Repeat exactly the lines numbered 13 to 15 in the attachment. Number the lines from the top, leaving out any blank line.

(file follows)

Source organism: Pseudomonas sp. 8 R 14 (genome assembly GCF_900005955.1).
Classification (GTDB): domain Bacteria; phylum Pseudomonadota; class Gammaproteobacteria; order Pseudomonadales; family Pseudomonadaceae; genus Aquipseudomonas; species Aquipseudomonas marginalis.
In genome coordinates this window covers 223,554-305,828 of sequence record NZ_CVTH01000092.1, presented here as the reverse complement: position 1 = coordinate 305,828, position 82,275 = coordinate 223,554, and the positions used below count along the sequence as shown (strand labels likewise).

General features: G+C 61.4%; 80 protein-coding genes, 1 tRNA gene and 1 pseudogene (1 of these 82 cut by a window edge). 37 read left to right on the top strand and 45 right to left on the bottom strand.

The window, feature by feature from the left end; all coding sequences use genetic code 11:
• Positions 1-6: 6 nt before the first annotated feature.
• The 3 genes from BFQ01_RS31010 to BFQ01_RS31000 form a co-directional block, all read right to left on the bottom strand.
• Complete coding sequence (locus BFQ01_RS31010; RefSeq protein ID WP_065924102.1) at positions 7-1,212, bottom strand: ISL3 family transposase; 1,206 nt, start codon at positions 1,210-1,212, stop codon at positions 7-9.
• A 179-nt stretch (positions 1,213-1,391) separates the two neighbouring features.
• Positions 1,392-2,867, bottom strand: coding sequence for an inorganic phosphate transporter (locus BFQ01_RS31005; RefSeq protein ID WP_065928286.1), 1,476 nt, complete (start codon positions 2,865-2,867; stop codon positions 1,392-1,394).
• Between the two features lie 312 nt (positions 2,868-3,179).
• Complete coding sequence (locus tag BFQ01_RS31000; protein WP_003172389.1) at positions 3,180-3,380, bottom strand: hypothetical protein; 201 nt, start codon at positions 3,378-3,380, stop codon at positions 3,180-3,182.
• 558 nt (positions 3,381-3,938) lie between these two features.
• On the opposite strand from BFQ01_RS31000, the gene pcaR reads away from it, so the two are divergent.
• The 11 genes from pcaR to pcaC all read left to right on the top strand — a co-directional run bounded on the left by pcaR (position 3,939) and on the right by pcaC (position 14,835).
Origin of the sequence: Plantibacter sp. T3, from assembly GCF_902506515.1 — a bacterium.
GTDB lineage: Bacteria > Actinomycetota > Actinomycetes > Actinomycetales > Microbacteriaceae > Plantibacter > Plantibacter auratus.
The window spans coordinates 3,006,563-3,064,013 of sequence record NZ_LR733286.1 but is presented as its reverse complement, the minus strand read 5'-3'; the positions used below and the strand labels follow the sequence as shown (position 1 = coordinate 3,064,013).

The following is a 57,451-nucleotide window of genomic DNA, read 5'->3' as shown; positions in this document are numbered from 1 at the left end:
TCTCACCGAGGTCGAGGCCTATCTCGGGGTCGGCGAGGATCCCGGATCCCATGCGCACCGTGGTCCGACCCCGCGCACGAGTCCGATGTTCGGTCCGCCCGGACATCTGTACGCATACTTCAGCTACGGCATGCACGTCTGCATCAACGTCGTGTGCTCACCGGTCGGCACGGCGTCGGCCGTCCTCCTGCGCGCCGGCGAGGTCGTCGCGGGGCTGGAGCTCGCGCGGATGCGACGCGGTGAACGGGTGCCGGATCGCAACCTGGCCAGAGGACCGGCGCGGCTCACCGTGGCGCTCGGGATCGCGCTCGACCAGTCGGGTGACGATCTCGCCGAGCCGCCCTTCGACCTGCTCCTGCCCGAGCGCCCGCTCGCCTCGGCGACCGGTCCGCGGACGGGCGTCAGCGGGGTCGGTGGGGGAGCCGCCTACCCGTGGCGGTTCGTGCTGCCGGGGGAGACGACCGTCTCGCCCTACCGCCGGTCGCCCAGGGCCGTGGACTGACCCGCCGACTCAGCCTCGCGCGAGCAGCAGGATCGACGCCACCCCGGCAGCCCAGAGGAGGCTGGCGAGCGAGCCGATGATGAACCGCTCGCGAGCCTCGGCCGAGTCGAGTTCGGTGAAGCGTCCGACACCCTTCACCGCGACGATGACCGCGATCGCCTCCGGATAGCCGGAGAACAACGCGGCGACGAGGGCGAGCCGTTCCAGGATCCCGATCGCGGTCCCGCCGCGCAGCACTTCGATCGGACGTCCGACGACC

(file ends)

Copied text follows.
• 558 nt (positions 3,381-3,938) lie between these two features.
• On the opposite strand from BFQ01_RS31000, the gene pcaR reads away from it, so the two are divergent.
• The 11 genes from pcaR to pcaC all read left to right on the top strand — a co-directional run bounded on the left by pcaR (position 3,939) and on the right by pcaC (position 14,835).